This week was too grand to let all the hubbub surrounding the red snapper issue bring down Louisiana’s fishermen.
The annual Grand Isle Speckled Trout Rodeo opens the Memorial Day Weekend. This most unique format brings the top trout anglers along our Central Coast to Bridge Side Marina on Grand Isle for three days of near non-stop fishing action.
While there are other species categories, speckled trout is king. There are eight places daily for specks. The overall winner is determined by the heaviest trout for each fisherman for each day. The angler with the heaviest total three-day catch is the winner.
That guy or gal – yes, there was a year when a woman outclassed hundreds of men – earns the title of Louisiana Master Speckled Trout Angler for the next 12 months.
And, around here, that’s one grand accomplishment.
There’s more – a whole lot more.
Memorial Day Weekend is the kickoff for the 101-day, summer-long Statewide Tournament and Angler’s Rodeo – The S.T.A.R. – sponsored by CCA-Louisiana but no longer confined to Louisiana waters because there are categories for Mississippi fishermen, too.
It takes CCA membership and a $25 fee to be able to enter any of a dozen categories, the biggest of which is “tagged redfish,” wherein 50 specially tagged redfish are spread out across the state’s coast. Catch the first tagged redfish and you win a 2014 Chevy pickup, and the next nine catching one of these special fish wins a fully rigged bay boat
That’s just the start: While Louisiana has four dozen more saltwater rodeos and big-time bass-tournament fundraisers in coastal waters between now and October, we lack in the big-money bluewater events that dominate the Mississippi-Alabama-Florida Panhandle corridor.
Yes, we have some money in the ever-growing Oilman’s Series, but our state’s elected officials haven’t seen the wisdom in granting tax relief to help any and all interested in building, then operating, the grand marinas it takes to stage high-dollar offshore events.
Plaquemines Parish (our “county” that takes in all the lower Mississippi River Delta lands, marshes and waters) obtained federal funds in the wake of the Hurricane Katrina disaster and resurrected Port Eads.
Don’t know the place?
Few places along the northern Gulf of Mexico rival what Port Eads meant to bluewater fishing.
The place along the western shoreline of the Mississippi River’s South Pass was, first, the site, in the 1800s, of the U.S. Coast Guard’s Read Range Light Station, a heralded point a couple of miles from the mouth of our nation’s mightiest river. Because of its high ground, the site became a stopping-off point for the first real bluewater adventures across the northern Gulf.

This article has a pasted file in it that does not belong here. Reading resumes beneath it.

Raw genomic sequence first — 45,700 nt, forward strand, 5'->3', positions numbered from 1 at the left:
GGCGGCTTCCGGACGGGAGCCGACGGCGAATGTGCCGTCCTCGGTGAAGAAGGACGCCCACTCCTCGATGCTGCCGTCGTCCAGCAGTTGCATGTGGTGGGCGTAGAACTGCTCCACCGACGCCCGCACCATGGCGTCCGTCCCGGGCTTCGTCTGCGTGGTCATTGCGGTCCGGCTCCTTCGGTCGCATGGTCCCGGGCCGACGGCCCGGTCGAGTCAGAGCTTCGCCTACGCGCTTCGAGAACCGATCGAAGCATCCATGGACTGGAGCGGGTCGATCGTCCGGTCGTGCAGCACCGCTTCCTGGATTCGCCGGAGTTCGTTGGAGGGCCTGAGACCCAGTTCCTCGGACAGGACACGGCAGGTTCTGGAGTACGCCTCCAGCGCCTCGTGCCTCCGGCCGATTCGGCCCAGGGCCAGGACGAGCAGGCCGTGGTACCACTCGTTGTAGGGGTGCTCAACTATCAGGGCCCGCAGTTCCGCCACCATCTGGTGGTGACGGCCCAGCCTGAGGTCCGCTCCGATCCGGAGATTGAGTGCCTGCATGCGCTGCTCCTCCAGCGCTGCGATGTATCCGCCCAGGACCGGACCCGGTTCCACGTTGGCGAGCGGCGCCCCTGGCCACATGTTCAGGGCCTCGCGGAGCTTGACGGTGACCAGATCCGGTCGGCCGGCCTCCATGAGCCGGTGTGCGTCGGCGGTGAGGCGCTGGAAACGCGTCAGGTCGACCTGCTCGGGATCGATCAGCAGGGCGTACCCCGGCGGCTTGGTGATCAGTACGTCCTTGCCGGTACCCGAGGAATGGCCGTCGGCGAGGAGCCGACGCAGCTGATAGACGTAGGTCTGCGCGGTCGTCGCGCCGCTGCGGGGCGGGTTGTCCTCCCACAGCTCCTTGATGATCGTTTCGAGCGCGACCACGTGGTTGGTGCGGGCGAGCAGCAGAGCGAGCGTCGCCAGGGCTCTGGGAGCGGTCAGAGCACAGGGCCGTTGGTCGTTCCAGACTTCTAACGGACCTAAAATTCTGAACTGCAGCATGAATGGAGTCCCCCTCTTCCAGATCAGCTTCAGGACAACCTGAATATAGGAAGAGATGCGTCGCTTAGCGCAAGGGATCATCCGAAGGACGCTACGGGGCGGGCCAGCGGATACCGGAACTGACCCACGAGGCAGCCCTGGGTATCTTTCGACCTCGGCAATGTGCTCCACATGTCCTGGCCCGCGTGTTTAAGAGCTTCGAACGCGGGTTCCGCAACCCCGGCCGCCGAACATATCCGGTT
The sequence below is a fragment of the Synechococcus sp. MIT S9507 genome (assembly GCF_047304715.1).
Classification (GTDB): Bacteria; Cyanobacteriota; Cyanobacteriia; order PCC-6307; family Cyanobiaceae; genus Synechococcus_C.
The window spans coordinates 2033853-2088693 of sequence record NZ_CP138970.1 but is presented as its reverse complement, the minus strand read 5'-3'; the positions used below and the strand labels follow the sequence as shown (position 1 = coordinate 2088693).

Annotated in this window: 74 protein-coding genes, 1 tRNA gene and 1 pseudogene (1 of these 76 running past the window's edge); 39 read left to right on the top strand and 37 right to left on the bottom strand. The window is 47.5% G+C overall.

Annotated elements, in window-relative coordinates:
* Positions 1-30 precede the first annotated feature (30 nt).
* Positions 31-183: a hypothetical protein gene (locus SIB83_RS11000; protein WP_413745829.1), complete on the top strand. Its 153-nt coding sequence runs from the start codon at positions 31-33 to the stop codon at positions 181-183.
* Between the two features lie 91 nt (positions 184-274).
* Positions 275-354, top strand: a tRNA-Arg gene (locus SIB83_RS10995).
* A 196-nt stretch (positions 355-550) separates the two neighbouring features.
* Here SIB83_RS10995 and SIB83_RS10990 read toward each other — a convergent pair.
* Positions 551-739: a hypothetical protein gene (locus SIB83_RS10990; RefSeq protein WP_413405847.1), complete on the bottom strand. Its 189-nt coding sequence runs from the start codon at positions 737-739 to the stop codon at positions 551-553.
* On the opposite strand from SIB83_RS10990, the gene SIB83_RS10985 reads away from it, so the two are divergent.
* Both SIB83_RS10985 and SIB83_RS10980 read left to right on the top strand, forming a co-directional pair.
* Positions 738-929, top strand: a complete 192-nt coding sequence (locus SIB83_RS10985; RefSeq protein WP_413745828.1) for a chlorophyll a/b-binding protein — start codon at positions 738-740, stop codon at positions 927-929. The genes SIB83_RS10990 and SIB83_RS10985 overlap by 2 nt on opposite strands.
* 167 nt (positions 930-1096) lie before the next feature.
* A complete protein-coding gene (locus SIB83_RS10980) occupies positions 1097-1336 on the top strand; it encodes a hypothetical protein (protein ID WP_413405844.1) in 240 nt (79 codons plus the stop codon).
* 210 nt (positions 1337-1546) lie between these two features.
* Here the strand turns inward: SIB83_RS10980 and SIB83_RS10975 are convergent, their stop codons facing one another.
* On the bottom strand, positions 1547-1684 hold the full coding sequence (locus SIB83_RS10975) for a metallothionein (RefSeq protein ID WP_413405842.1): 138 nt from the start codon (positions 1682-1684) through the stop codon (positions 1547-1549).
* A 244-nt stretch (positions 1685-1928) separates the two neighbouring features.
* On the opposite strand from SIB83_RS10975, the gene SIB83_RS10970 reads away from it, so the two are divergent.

In the late 1940s and early 1950s, a handful of World War II veterans joined older boat designers like the late and famous Andrew Higgins and other New Orleans and south Louisiana boat builders who built the famed PT boats and other craft that serviced the increasingly important offshore oil and gas industry. (An Aside: You remember Higgins for the “Higgins Boat,” the landing craft used to storm European and Pacific theaters beaches.)
What happened was these men cut the 80-foot long PT boats and other wooden-hulled craft to sizes they could use to venture into offshore waters.
Many of these men had served our country chasing Germany’s U-Boats in the Gulf of Mexico and knew of the 1,500-, 2,000 and 3,000-foot depths within running distance of the mouth of the river, and knew about the abundance of species like blue marlin, white marlin, sailfish, wahoo and bull dolphin, including three tuna species.
They knew there were billfish “granders” patrolling those depths, and some were hooked back then, but they lacked the beefy tackle needed to battle fish like that. And these men made Port Eads their summertime home away from home. Stationing there meant saving lots of miles and time running the river from and to Venice, the last stop at the end of Louisiana’s Highway 23.
The New Orleans Big Game Fishing Club, and not many years later, the Baton Rouge Big Game Fishing Club, made their headquarters at Port Eads. The bonus was that Port Eads also opened up trips for truly giant speckled trout, 40-pound plus redfish and bass fishing that rivaled any riverine system in the country. Moreover, Port Eads was in the vanguard of the “blast and cast” trips, an adventure that afforded outdoorsmen from around the world to take limit of ducks and bountiful fishing catches in the late fall and winter months.
With near $14 million, the Port Eads Commission has reclaimed this outpost and lured High Adventure from Atlanta to operate its two lodges and the 48 beds in them, a new full-service restaurant/bar, fuel dock and a ship store.
It’s something south Louisiana has needed for a long, long time, and it’s something we’ve missed since Katrina nearly wiped it off the map in 2005.